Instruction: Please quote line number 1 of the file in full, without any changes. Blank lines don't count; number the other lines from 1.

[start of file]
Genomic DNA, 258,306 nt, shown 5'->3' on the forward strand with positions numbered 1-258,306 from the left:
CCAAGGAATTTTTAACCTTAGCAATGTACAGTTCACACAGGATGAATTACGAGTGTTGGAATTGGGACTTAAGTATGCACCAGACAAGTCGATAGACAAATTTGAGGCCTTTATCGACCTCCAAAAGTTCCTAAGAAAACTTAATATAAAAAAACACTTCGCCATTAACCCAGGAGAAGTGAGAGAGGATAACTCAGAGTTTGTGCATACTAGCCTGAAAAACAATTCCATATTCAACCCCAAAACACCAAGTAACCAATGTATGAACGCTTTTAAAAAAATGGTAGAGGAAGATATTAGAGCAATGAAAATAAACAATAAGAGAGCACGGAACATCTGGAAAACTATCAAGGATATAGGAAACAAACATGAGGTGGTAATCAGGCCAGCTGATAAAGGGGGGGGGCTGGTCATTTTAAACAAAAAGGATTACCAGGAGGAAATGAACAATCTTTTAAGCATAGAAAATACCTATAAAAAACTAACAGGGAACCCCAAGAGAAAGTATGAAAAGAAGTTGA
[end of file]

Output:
Genomic DNA, 258,306 nt, shown 5'->3' on the forward strand with positions numbered 1-258,306 from the left: